How the on-demand ridesharing wars are being fought with partnerships

Buffer this pageEmail this to someoneShare on FacebookShare on Google+Tweet about this on TwitterShare on LinkedInShare on Reddit

Shit’s getting real in the ridesharing space right now, with Uber full-on attacking Lyft, Lyft possibly doing samesies, and everyone announcing ride-pooling at the same damn time (not to mention companies like Hitch and Bandwagon, who exist solely for carpooling). When your business model is to connect passengers with drivers, or riders with riders, or riders with riders with drivers, achieving mass scale through strong distribution is vital. On the heels of both Uber and Hailo opening up their APIs, I wanted to note the strong role strategic partnerships are playing in this heated up space.

f886ffcecee70526f53be3df82427b3bUber launched in the Bay Area by sponsoring major tech and startup events, offering free rides to attendees to get the product in the hands of influencers and early adopters. Then it joined Google Maps (one of the most popular apps of all time) by integrating into its interface. Part of its ongoing PR stunt efforts, Uber regularly pairs up with brands to offer whimsical short-term services to users, such as: ice cream, Benefit Cosmetics on Valentine’s Day, Christmas trees care of Home Depot, free rides home from local restaurants, even a soccer viewing party with an MLS star.

HailoMapper

Hailo, with well over $70mm in funding but minimal success in the States, partnered with Citymapper, one of the faster-growing transit apps. This deal is quite similar to Uber and Google Maps, though not in scale. It also partners with local properties like film festivals and baseball teams.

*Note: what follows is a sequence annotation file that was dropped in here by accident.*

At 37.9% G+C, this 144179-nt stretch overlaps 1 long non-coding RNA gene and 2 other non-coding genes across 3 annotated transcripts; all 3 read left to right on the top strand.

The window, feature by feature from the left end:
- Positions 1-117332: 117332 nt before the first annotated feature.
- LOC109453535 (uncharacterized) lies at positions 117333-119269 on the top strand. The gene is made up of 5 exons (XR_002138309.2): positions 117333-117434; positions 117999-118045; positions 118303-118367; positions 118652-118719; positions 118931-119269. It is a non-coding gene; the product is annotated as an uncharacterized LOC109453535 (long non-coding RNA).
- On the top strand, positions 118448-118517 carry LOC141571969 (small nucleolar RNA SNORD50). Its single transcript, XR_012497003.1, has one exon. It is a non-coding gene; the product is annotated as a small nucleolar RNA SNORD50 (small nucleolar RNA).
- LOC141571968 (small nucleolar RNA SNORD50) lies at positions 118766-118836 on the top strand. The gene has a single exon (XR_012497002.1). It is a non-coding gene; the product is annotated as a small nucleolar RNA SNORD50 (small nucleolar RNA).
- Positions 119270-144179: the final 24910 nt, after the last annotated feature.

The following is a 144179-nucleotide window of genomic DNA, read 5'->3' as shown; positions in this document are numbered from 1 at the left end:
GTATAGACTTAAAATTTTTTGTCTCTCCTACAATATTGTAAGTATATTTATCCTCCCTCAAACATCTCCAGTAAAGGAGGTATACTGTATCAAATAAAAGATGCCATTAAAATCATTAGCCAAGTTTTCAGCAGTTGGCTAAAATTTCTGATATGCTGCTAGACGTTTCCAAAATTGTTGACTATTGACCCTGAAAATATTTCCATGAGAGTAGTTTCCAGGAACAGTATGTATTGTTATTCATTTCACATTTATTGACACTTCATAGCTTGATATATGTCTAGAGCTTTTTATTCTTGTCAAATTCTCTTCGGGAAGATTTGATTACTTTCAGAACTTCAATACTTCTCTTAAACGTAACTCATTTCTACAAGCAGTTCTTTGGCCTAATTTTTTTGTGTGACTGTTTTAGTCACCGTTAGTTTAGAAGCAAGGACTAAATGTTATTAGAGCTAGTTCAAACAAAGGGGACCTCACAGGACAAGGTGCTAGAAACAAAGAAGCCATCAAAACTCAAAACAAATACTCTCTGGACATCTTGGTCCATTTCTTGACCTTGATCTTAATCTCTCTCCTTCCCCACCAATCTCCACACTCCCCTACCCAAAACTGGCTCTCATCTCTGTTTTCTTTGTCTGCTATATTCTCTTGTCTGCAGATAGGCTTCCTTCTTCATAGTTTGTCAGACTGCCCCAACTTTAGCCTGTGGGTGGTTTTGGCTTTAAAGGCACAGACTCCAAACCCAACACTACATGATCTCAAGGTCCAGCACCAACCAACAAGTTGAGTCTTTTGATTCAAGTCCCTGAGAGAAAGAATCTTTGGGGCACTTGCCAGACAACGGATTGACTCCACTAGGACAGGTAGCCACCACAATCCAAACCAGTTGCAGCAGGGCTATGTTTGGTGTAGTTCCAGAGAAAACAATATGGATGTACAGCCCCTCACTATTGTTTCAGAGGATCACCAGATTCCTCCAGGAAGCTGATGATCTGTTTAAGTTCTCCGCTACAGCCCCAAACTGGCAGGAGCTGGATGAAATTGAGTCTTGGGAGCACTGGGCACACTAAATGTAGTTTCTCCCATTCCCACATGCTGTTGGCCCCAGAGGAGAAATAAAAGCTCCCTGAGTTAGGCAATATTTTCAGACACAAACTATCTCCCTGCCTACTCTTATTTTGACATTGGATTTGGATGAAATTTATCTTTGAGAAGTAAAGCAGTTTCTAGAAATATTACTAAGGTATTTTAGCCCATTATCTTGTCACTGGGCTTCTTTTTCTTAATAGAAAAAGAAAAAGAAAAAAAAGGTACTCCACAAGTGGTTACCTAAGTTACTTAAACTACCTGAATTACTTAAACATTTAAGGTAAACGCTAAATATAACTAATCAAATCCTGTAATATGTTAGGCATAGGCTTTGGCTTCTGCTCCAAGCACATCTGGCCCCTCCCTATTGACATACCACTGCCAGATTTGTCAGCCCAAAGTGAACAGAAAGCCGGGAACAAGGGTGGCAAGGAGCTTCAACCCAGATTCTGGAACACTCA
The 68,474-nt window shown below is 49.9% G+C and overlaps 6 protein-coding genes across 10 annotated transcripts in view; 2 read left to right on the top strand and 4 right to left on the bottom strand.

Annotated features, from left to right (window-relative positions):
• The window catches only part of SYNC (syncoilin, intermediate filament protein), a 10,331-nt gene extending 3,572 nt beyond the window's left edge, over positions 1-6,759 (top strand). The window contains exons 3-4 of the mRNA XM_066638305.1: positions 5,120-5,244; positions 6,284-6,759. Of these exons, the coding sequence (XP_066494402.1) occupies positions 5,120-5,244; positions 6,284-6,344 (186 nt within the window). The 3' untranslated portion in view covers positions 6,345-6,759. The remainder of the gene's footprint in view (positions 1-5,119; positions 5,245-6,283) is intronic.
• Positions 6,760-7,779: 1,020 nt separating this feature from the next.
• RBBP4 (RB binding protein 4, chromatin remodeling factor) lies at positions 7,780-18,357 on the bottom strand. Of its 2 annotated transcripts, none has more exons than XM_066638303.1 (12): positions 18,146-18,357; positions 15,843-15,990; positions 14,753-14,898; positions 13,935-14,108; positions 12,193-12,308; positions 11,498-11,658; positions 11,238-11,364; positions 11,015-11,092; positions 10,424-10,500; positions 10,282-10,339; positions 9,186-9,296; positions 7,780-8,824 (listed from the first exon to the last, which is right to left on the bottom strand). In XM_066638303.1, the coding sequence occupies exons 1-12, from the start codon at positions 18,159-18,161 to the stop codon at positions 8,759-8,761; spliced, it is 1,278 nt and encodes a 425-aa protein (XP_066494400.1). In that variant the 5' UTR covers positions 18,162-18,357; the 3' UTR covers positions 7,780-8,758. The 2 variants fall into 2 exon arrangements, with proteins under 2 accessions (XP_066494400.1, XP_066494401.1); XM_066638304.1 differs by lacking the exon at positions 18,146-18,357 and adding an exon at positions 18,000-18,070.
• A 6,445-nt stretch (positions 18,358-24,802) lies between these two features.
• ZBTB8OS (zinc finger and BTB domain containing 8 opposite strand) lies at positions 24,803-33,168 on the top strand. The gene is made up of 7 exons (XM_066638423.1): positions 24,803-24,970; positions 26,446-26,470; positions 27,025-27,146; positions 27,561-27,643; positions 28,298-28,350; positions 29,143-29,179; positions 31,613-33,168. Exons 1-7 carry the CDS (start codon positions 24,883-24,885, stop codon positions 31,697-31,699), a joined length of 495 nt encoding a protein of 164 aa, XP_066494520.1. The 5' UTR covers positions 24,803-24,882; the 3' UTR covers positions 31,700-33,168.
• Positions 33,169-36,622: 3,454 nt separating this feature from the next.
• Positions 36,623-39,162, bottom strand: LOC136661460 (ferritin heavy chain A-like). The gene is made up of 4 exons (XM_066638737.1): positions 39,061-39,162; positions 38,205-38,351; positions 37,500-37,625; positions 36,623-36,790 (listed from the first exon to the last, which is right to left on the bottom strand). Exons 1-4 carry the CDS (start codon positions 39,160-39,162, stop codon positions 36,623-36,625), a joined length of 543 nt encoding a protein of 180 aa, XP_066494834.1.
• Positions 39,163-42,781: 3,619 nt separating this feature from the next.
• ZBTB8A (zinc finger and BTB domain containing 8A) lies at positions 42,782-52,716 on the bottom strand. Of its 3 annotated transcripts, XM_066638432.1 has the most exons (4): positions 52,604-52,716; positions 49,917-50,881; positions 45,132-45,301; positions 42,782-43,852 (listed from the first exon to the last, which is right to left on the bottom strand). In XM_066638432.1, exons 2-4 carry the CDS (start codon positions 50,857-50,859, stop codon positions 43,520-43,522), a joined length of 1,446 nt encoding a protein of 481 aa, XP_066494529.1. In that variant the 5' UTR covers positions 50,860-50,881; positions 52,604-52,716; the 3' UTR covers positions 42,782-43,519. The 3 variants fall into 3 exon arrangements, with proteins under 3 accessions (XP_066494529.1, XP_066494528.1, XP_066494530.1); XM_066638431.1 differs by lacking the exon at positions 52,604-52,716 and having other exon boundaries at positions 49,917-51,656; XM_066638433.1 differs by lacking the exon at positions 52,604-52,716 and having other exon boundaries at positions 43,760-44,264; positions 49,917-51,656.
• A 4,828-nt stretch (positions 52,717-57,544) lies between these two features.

Lovely-Campaign

Lyft has taken a similar local events approach while also seeking sponsorships and distribution deals with partners who fall in line with its fun, personal branding. There’s the music festival in SF, RAW events nationwide, and a referral program in conjunction with Lovely. Lyft also seeks out partnerships that benefit its drivers, such as Freelancers Union and AnyPerk.

unnamed

Bandwagon seems to place strong focus on setting up its HOP Lanes (High Occupancy Passenger) at key travel locations, hooking up riders based on similar routes and destinations. They made a big splash at CES this year and are a fixture at LaGuardia Airport. Furthermore, Bandwagon is clearly on the hunt for distribution partners in the rideshare and transit app space, teaming up with both RideScout and Carma as well as Hailo.

It’s clear that partnerships are being utilized as points of differentiation for ridesharing tech services to achieve various objectives: ongoing distribution, brand awareness, short-term incentives, and employee relations.


 

 

Buffer this pageEmail this to someoneShare on FacebookShare on Google+Tweet about this on TwitterShare on LinkedInShare on Reddit

Respond to How the on-demand ridesharing wars are being fought with partnerships

Leave a reply

Basic HTML is allowed. Your email address will not be published.